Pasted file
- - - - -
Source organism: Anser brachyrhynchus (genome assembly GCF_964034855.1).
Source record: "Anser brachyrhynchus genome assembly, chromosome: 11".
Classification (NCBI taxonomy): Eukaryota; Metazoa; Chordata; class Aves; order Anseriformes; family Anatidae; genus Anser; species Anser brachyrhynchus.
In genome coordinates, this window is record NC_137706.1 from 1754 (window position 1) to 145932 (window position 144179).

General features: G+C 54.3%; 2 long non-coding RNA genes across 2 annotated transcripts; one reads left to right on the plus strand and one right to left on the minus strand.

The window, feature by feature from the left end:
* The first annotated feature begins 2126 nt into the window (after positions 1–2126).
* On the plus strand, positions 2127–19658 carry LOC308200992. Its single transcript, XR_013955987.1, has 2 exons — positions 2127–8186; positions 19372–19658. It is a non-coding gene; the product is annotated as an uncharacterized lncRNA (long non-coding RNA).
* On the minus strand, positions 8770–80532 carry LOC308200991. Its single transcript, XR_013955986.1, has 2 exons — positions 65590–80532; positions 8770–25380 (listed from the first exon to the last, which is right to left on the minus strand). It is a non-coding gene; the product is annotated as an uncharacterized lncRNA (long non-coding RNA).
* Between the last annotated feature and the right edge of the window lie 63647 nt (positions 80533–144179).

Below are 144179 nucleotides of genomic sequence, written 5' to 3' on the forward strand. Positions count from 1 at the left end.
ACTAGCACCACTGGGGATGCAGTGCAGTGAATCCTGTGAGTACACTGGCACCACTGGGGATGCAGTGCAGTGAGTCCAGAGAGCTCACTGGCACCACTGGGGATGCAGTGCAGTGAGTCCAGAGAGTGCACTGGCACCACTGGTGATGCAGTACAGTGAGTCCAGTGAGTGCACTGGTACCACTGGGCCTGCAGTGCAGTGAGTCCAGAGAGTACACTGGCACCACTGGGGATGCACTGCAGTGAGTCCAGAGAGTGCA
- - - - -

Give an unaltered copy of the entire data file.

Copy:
Source organism: Anser brachyrhynchus (genome assembly GCF_964034855.1).
Source record: "Anser brachyrhynchus genome assembly, chromosome: 11".
Classification (NCBI taxonomy): Eukaryota; Metazoa; Chordata; class Aves; order Anseriformes; family Anatidae; genus Anser; species Anser brachyrhynchus.
In genome coordinates, this window is record NC_137706.1 from 1754 (window position 1) to 145932 (window position 144179).

General features: G+C 54.3%; 2 long non-coding RNA genes across 2 annotated transcripts; one reads left to right on the plus strand and one right to left on the minus strand.

The window, feature by feature from the left end:
* The first annotated feature begins 2126 nt into the window (after positions 1–2126).
* On the plus strand, positions 2127–19658 carry LOC308200992. Its single transcript, XR_013955987.1, has 2 exons — positions 2127–8186; positions 19372–19658. It is a non-coding gene; the product is annotated as an uncharacterized lncRNA (long non-coding RNA).
* On the minus strand, positions 8770–80532 carry LOC308200991. Its single transcript, XR_013955986.1, has 2 exons — positions 65590–80532; positions 8770–25380 (listed from the first exon to the last, which is right to left on the minus strand). It is a non-coding gene; the product is annotated as an uncharacterized lncRNA (long non-coding RNA).
* Between the last annotated feature and the right edge of the window lie 63647 nt (positions 80533–144179).

Below are 144179 nucleotides of genomic sequence, written 5' to 3' on the forward strand. Positions count from 1 at the left end.
ACTAGCACCACTGGGGATGCAGTGCAGTGAATCCTGTGAGTACACTGGCACCACTGGGGATGCAGTGCAGTGAGTCCAGAGAGCTCACTGGCACCACTGGGGATGCAGTGCAGTGAGTCCAGAGAGTGCACTGGCACCACTGGTGATGCAGTACAGTGAGTCCAGTGAGTGCACTGGTACCACTGGGCCTGCAGTGCAGTGAGTCCAGAGAGTACACTGGCACCACTGGGGATGCACTGCAGTGAGTCCAGAGAGTGCA